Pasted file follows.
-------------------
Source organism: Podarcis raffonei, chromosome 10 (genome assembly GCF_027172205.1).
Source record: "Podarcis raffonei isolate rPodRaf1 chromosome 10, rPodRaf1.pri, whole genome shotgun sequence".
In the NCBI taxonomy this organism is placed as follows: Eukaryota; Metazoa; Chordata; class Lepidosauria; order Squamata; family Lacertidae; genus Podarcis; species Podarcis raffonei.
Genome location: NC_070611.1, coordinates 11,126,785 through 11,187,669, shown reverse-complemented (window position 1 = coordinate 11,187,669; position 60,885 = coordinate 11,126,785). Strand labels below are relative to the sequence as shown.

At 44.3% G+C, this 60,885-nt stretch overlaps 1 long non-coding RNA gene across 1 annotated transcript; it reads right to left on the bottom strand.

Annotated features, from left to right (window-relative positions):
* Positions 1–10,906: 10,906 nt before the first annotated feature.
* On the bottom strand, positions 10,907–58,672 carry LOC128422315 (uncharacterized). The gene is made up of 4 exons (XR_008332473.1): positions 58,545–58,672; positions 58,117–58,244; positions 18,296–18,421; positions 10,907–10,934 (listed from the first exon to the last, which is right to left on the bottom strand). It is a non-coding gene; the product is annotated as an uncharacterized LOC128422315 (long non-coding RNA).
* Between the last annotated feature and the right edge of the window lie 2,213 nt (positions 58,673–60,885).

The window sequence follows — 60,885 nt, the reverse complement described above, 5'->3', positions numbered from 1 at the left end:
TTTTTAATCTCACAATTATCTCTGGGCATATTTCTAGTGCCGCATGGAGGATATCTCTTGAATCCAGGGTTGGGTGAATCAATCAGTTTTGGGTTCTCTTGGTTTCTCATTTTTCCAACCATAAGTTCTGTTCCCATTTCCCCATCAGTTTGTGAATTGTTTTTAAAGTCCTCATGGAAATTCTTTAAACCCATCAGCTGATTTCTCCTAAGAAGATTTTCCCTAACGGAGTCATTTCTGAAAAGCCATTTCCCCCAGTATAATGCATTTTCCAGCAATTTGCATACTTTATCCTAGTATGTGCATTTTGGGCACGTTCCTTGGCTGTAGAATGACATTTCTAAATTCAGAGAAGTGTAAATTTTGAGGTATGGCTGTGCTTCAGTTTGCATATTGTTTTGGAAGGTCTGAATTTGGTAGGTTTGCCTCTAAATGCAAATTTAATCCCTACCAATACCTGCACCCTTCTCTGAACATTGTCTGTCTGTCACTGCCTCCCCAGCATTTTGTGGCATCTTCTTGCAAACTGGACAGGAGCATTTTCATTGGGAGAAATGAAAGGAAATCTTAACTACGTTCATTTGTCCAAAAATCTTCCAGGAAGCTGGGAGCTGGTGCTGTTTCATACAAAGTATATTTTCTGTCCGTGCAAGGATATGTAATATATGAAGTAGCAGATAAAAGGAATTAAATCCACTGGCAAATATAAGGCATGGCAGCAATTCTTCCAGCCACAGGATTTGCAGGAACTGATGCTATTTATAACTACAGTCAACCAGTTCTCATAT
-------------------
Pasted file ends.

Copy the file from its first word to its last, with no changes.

Source organism: Podarcis raffonei, chromosome 10 (genome assembly GCF_027172205.1).
Source record: "Podarcis raffonei isolate rPodRaf1 chromosome 10, rPodRaf1.pri, whole genome shotgun sequence".
In the NCBI taxonomy this organism is placed as follows: Eukaryota; Metazoa; Chordata; class Lepidosauria; order Squamata; family Lacertidae; genus Podarcis; species Podarcis raffonei.
Genome location: NC_070611.1, coordinates 11,126,785 through 11,187,669, shown reverse-complemented (window position 1 = coordinate 11,187,669; position 60,885 = coordinate 11,126,785). Strand labels below are relative to the sequence as shown.

At 44.3% G+C, this 60,885-nt stretch overlaps 1 long non-coding RNA gene across 1 annotated transcript; it reads right to left on the bottom strand.

Annotated features, from left to right (window-relative positions):
* Positions 1–10,906: 10,906 nt before the first annotated feature.
* On the bottom strand, positions 10,907–58,672 carry LOC128422315 (uncharacterized). The gene is made up of 4 exons (XR_008332473.1): positions 58,545–58,672; positions 58,117–58,244; positions 18,296–18,421; positions 10,907–10,934 (listed from the first exon to the last, which is right to left on the bottom strand). It is a non-coding gene; the product is annotated as an uncharacterized LOC128422315 (long non-coding RNA).
* Between the last annotated feature and the right edge of the window lie 2,213 nt (positions 58,673–60,885).

The window sequence follows — 60,885 nt, the reverse complement described above, 5'->3', positions numbered from 1 at the left end:
TTTTTAATCTCACAATTATCTCTGGGCATATTTCTAGTGCCGCATGGAGGATATCTCTTGAATCCAGGGTTGGGTGAATCAATCAGTTTTGGGTTCTCTTGGTTTCTCATTTTTCCAACCATAAGTTCTGTTCCCATTTCCCCATCAGTTTGTGAATTGTTTTTAAAGTCCTCATGGAAATTCTTTAAACCCATCAGCTGATTTCTCCTAAGAAGATTTTCCCTAACGGAGTCATTTCTGAAAAGCCATTTCCCCCAGTATAATGCATTTTCCAGCAATTTGCATACTTTATCCTAGTATGTGCATTTTGGGCACGTTCCTTGGCTGTAGAATGACATTTCTAAATTCAGAGAAGTGTAAATTTTGAGGTATGGCTGTGCTTCAGTTTGCATATTGTTTTGGAAGGTCTGAATTTGGTAGGTTTGCCTCTAAATGCAAATTTAATCCCTACCAATACCTGCACCCTTCTCTGAACATTGTCTGTCTGTCACTGCCTCCCCAGCATTTTGTGGCATCTTCTTGCAAACTGGACAGGAGCATTTTCATTGGGAGAAATGAAAGGAAATCTTAACTACGTTCATTTGTCCAAAAATCTTCCAGGAAGCTGGGAGCTGGTGCTGTTTCATACAAAGTATATTTTCTGTCCGTGCAAGGATATGTAATATATGAAGTAGCAGATAAAAGGAATTAAATCCACTGGCAAATATAAGGCATGGCAGCAATTCTTCCAGCCACAGGATTTGCAGGAACTGATGCTATTTATAACTACAGTCAACCAGTTCTCATAT